Food Wars! Immigration and Food Confiscation at Pier 21

Introduction

“If one thing caused scenes at Pier 21, it was sausages.” This statement located on a panel in the Museum’s (pre-2015) core exhibition sheds light on an interesting yet underexplored aspect of Canadian immigration history: food confiscation.

Food can be a persistent feature of cultural traditions. It is uniquely tied to an individual’s sense of comfort, security, pride, social status and ethno-religious background. When immigrants and refugees arrive in Canada they often bring with them aspects of their culture that are important to them and their families. These aspects may include education, material possessions, language, religious identity, music, dance and ethnic background. In recent years, scholars of the migration experience have taken note that food and culinary traditions also played a major role in individual and family identities—often times becoming a person’s sole connection with their past.[1] When new arrivals brought food with them from the old homeland, they were in effect transplanting their cultural heritage—‘you are what you eat’ became ‘you eat what you are.’ In studying what immigrants ate and brought with them, we can “humanize” the past and give a voice to the experience of newcomers on their initial arrival to a new country.[2]

Immigrants and Customs Inspection at Pier 21

Newcomers often went to enormous efforts to conceal their food products from Canadian customs officers for fear of losing their beloved sausages, nuts, bread and other cherished food items. As immigrants came through Pier 21 and other ports of entry into Canada, many feared that what Canadians purchased as food remained of lesser quality than their old country’s foodstuffs. Conversely, customs officers were tasked with confiscating items such as meat to protect Canadian agriculture from disease. This middle ground often led to interesting exchanges between Canadian ‘gatekeepers’—those entrusted to safeguard Canadian society and its economy, including customs officers—and new arrivals from across the globe. The site of contest—Pier 21—was a series of buildings linked together by ramps to the local train station. The complex of buildings included various facilities such as a detention centre, hospital and Red Cross Seaport Nursery. The ocean immigration shed also accommodated officials representing the Immigration Branch, Canada Customs, Department of Agriculture, Department of Health and Welfare and representatives of various voluntary service organizations.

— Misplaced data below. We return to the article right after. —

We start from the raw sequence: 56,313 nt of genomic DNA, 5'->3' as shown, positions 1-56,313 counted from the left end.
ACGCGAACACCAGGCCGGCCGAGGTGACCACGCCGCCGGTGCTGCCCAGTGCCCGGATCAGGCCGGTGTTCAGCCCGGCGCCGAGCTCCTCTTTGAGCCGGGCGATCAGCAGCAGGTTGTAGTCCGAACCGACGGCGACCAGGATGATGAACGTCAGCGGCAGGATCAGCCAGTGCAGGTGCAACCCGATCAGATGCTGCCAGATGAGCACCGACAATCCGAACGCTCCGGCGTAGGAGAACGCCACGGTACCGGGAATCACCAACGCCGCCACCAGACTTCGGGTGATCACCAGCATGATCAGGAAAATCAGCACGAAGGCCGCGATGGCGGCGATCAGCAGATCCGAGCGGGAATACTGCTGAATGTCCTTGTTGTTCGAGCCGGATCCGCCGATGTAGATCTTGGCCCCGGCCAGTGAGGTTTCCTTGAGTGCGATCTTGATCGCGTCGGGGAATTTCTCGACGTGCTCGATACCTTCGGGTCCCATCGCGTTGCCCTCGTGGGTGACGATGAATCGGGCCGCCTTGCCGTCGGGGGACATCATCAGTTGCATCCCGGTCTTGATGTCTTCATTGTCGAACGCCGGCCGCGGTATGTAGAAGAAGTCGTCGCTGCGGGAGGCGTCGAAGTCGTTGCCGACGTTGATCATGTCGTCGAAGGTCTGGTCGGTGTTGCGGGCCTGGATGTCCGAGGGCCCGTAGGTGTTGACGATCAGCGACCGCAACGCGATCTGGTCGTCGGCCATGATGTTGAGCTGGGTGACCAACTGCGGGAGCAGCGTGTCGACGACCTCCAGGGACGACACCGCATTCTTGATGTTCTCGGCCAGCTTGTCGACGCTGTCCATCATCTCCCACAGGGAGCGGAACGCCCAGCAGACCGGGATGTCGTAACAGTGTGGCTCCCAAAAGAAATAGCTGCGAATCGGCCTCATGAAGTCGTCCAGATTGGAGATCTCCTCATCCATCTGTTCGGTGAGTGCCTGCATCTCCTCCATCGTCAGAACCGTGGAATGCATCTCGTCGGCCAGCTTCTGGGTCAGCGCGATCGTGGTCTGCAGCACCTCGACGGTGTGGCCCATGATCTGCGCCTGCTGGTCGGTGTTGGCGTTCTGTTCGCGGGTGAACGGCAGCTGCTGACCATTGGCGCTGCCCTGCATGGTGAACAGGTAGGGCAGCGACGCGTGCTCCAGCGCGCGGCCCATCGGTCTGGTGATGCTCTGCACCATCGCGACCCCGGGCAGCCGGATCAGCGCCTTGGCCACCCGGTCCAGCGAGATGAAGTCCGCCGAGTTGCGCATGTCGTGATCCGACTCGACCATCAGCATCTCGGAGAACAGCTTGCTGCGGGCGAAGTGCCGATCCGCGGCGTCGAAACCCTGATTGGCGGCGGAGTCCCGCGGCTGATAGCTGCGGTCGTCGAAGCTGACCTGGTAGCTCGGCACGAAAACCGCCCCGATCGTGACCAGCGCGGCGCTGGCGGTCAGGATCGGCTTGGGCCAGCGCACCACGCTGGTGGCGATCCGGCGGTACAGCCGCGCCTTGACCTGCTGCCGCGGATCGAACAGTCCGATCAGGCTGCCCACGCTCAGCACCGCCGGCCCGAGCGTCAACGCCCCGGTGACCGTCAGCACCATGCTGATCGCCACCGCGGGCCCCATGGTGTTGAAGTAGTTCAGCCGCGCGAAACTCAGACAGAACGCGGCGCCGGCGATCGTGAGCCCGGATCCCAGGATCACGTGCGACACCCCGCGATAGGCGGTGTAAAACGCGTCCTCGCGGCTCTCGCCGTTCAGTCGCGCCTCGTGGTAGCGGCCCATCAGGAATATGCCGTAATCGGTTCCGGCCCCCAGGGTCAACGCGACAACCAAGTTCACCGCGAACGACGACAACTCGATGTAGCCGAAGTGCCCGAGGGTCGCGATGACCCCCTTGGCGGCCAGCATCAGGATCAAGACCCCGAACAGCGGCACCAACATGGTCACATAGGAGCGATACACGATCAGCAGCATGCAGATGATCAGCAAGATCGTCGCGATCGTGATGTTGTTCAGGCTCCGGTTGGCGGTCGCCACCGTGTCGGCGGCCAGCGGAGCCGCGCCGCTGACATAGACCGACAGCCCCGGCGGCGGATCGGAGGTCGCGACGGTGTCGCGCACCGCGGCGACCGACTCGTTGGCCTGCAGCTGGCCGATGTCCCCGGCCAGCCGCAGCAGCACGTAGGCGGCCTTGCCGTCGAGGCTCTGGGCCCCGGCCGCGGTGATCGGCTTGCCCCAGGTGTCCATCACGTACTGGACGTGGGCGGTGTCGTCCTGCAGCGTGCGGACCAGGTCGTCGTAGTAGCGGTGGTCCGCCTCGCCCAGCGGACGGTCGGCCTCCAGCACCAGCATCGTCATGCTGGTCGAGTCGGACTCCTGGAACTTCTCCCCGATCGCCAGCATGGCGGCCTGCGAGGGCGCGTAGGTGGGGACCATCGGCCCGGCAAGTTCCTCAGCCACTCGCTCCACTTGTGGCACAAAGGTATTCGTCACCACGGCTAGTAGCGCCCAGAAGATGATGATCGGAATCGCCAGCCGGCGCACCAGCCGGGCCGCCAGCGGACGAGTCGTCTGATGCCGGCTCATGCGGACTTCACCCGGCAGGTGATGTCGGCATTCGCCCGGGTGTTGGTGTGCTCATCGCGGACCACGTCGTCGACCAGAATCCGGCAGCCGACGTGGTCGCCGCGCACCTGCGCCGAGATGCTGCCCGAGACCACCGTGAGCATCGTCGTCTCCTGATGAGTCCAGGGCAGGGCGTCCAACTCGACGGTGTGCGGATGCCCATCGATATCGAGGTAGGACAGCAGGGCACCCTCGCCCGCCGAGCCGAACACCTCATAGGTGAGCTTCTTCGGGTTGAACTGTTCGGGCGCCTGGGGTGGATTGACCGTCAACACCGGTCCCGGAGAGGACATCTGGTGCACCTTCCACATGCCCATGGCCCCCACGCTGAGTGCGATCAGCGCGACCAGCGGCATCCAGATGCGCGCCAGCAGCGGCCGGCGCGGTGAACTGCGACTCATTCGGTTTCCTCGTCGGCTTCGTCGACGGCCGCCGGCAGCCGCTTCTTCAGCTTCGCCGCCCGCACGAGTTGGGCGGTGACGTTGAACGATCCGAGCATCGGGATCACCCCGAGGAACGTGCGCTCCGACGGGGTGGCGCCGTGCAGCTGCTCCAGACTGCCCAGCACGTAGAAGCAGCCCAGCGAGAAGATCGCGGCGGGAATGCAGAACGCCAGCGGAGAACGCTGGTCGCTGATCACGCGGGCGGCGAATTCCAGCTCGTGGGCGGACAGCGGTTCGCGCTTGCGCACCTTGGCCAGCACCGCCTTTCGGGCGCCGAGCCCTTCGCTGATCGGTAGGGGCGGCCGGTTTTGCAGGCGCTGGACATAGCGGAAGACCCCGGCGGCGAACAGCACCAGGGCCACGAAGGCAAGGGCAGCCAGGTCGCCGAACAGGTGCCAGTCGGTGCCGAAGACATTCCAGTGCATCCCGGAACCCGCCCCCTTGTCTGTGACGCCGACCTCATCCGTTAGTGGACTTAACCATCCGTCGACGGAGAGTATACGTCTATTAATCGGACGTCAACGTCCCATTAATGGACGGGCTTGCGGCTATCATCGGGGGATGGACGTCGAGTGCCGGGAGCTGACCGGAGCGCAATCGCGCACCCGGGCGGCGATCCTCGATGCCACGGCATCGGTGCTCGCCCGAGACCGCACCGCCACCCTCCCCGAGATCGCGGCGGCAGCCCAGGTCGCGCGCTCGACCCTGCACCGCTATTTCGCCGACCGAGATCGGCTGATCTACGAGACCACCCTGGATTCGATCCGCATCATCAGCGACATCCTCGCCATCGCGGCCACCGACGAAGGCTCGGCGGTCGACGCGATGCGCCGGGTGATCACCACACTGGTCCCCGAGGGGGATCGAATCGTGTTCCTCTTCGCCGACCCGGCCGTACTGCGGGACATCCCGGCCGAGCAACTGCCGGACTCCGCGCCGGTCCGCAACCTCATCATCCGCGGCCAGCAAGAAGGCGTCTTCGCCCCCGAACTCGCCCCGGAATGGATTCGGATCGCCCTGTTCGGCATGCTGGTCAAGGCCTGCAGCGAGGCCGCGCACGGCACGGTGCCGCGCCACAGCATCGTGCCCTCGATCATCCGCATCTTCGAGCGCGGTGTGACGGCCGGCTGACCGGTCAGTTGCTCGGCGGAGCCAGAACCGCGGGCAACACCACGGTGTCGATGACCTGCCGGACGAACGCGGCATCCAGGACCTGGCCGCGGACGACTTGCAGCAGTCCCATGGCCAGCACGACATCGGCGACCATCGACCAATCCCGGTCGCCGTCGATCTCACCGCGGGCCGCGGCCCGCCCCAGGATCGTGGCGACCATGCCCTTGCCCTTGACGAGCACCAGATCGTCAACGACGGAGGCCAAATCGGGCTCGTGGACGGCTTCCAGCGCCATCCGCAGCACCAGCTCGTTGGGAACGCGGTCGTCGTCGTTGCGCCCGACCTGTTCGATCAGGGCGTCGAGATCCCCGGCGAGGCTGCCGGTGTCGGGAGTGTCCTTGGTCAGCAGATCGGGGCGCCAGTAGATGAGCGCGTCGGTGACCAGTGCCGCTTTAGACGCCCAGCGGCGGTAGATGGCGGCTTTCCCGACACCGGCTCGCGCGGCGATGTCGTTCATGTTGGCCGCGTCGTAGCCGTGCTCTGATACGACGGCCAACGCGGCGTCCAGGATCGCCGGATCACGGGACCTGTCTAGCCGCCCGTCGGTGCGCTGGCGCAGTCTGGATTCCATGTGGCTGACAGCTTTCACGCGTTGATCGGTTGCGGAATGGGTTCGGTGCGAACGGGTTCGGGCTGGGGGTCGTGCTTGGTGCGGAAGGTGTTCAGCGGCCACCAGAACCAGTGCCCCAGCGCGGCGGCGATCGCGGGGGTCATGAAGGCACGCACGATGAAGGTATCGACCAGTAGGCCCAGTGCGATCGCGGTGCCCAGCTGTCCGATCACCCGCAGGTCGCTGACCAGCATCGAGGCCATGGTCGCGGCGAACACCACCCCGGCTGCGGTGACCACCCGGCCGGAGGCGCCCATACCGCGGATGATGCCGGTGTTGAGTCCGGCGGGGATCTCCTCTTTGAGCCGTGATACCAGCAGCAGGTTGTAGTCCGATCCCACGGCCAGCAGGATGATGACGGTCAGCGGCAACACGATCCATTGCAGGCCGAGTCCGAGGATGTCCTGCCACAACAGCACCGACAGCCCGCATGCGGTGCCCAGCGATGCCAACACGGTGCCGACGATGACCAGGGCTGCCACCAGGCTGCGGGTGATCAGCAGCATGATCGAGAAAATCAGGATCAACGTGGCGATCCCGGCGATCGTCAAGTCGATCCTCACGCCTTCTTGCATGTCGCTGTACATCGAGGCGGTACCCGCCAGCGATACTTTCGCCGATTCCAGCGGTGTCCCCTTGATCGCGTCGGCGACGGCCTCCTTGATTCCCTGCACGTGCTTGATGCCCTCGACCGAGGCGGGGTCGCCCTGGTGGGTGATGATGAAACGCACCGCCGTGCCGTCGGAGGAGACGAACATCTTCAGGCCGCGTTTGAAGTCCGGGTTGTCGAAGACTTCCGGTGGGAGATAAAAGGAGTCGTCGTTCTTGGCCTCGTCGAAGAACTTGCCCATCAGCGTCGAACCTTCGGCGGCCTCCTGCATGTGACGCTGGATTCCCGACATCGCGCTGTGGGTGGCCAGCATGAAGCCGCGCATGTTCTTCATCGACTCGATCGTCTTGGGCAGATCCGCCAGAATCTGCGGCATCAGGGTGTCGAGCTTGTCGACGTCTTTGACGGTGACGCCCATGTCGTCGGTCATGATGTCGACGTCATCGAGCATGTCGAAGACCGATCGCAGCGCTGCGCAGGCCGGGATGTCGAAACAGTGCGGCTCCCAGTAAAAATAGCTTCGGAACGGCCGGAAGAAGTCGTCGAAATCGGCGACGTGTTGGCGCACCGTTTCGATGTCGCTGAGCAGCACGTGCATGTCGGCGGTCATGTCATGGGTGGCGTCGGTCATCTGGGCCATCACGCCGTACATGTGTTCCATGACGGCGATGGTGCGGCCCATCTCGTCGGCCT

As the permanent exhibition panel on food indicated, sausages were an often contested item at Pier 21. This begs the question: what really happened when the immigration shed was still active? How did immigrants, interpreters and customs officials interact within the halls of Pier 21? What sorts of items were confiscated? Customs officials made sure that all arrivals’ hand luggage was checked. After immigrants had their documents processed, they were sent downstairs to locate their belongings which were stored in alphabetical order among boxes, crates and trunks.

Immigrant Experiences of Food Confiscation at Pier 21

The Kornelsens disembarked from SS Atlantic and immediately went to be processed by Canadian immigration officers. Having arrived on June 29, 1951 with their funds for train tickets yet to arrive and a Dominion Day (later renamed to Canada Day) weekend upon them, Harry, Heidi and Olie were forced to wait at Pier 21 until July 2. The family was offered bacon and hard-boiled eggs for breakfast, and mashed potatoes, peas, carrots and greens for dinner. The Kornelsens remark that they were able to taste an Italian sausage for the very first time thanks to an Italian immigrant who had brought it with him.[3]